Karisa (Kara Kara) Ngelo
Kara Kara and his wife, Flora moved to Mwakoma in 2000 from the coastal town of Mombasa where Kara Kara worked as a fisherman. Kara Kara and Flora have 4 children and 6 grandchildren, some of them live on the farm and others live in Voi, but everyone eats from the farm’s food supply.
Kara Kara used to be very susceptible to elephants crop raiding during his crop harvesting season, but now the elephants will often walk around his fence and his crops remain safe. His fence was experimentally built as an ‘L” shape around his farm but elephants can and still do enter via the unprotected side of the fence. However, Kara Kara is so happy with his “half” of a beehive fence that he wants to expand it so that it covers his entire farm. With the profits from his next honey harvest he wants to buy more bee hives and to strengthen the security of his current hives against honey badgers.
Josphat Kakongo Mwasambo
Kakongo grew up with parents who were farming on Sagalla Hill, his father was a beekeeper as well but never passed on his skills, he would harvest honey to both eat and to brew into traditional liquor. Kakongo moved to Mombasa for a while, and worked there as a tailor before moving back to Mwakoma and starting his farm in 2005. His farm contains a healthy variety of crops, goats and cows. Kakongo has done a fantastic job caring for his smaller beehive fence, which is reflected in the copious amounts of honey he has been able to sell, his 8 occupied hives act as a successful deterrent to prevent elephants crop raiding his crops. According to Kakongo, “I used to get elephant visitors all the time, but now with this fence they never disrupt my crops”. He has benefited greatly from his honey sales and has been able to purchase several water drums and is hopeful to be able to buy more essential items for his house and farm in the future.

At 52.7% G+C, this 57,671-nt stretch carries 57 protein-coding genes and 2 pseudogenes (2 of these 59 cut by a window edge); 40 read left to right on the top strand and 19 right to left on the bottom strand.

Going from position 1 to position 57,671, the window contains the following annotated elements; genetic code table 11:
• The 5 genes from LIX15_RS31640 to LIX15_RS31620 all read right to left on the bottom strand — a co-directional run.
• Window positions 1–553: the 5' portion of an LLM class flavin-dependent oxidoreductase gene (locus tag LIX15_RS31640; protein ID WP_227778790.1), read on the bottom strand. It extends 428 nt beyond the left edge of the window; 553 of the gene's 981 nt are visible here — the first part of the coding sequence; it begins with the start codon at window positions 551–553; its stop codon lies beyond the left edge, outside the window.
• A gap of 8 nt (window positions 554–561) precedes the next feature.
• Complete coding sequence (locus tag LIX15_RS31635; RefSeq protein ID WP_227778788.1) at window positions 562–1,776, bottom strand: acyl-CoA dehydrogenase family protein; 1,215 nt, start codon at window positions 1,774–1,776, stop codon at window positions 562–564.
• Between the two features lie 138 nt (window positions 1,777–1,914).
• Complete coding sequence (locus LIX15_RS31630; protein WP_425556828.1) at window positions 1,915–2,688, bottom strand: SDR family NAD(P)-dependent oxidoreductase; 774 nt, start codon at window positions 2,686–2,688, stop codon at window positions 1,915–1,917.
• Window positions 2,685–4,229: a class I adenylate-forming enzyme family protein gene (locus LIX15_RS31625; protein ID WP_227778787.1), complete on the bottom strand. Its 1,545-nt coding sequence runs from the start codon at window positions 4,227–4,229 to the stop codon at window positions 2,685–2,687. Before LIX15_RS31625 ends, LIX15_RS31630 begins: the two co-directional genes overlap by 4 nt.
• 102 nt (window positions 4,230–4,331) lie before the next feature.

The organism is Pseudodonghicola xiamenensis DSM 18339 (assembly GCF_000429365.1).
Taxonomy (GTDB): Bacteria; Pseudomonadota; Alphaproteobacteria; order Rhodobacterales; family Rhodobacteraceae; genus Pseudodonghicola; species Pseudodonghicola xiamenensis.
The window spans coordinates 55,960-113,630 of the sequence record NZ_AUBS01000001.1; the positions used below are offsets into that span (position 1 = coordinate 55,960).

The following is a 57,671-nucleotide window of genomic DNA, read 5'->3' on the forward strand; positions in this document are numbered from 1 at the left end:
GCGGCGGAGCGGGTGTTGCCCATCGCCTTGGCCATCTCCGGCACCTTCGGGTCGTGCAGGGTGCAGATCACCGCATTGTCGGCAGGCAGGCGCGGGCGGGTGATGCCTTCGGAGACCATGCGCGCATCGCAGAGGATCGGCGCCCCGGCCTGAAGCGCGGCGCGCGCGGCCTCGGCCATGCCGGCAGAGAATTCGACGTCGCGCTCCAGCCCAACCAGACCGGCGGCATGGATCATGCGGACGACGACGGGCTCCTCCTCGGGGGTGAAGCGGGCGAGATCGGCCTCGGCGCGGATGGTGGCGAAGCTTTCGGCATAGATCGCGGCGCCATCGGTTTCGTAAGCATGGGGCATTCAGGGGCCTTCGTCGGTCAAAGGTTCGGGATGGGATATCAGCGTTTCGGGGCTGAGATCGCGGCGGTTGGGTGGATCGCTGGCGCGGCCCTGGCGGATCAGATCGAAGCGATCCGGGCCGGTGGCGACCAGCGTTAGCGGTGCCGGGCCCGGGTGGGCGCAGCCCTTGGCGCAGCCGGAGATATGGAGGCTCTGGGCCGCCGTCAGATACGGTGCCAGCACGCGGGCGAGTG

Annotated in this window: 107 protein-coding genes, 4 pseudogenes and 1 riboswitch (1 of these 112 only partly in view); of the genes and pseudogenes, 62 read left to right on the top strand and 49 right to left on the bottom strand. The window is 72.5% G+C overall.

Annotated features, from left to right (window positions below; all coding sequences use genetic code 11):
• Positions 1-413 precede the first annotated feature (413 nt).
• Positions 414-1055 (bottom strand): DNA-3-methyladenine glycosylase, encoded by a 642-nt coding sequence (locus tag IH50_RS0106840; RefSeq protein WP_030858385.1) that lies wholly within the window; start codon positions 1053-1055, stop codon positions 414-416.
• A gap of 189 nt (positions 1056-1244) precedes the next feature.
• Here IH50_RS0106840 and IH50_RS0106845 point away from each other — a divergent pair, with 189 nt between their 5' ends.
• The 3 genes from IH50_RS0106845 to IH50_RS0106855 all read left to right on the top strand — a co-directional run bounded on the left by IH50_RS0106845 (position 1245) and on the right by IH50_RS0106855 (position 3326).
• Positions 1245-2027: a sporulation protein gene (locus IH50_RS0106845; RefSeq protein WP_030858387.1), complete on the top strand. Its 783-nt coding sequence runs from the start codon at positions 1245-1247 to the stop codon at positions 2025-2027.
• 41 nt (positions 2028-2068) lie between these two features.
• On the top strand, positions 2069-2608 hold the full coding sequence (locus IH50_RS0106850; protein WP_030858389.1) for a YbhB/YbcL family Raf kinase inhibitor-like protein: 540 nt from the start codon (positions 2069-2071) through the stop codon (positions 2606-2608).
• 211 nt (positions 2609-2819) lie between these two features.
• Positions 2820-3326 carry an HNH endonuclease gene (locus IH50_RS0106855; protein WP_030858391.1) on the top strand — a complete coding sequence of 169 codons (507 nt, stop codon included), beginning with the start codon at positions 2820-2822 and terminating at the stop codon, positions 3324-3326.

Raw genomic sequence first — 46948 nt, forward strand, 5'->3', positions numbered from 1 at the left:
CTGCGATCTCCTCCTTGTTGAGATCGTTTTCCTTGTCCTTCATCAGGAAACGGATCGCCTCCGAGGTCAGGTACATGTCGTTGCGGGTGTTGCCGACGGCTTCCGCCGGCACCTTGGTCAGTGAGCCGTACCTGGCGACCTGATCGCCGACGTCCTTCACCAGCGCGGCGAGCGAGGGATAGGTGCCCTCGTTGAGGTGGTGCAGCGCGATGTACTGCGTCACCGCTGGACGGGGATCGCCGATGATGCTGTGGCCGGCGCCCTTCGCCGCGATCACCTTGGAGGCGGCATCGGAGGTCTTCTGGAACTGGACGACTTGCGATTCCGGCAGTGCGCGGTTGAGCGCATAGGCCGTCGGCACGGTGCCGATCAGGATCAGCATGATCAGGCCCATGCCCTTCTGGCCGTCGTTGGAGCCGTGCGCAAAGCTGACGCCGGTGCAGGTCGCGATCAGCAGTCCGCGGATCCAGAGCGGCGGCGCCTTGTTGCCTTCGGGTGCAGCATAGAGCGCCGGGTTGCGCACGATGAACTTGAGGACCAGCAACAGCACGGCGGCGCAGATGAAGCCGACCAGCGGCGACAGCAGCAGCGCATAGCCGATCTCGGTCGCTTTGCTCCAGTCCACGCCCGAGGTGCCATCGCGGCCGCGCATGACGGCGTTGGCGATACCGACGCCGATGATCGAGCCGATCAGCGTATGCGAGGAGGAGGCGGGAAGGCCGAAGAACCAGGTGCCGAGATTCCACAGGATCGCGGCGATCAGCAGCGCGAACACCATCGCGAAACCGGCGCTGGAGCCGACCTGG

Kakongo, has a large family of 5 sons and 2 daughters all of whom are grown up with their own families but they visit him often. Kakongo is a highly respected member of the community, serving as both a village elder and a community advisor, he gives advice to the chief and other members of the community, especially regarding land related topics.
Ambrose Mwambanga Iguja
Ambrose, and his wife, Charity began farming in Mwakoma in 1995, they have a big family of 11 children, 6 of the children are still enrolled at the local school, and rely on Ambrose’s crops for food. The other children are grown up with their own families, some live nearby and others live in further regions of Kenya.
Ambrose’s father was a beekeeper and kept over 60 hives so he was familiar with maintaining and harvesting beehives prior to his beehive fence. His father used log hives, which according to Ambrose were harder to harvest compared to the Kenyan Top Bar hives he has in his beehive fence, where he is able to harvest the honey from a separate chamber to receive pure and clean honey that is easy to sell. Ambrose’s bees are helpful in pollinating many of the plants on his farm. In addition to growing the usual maize and green grams, Ambrose also grows Moringa and Aloe Vera.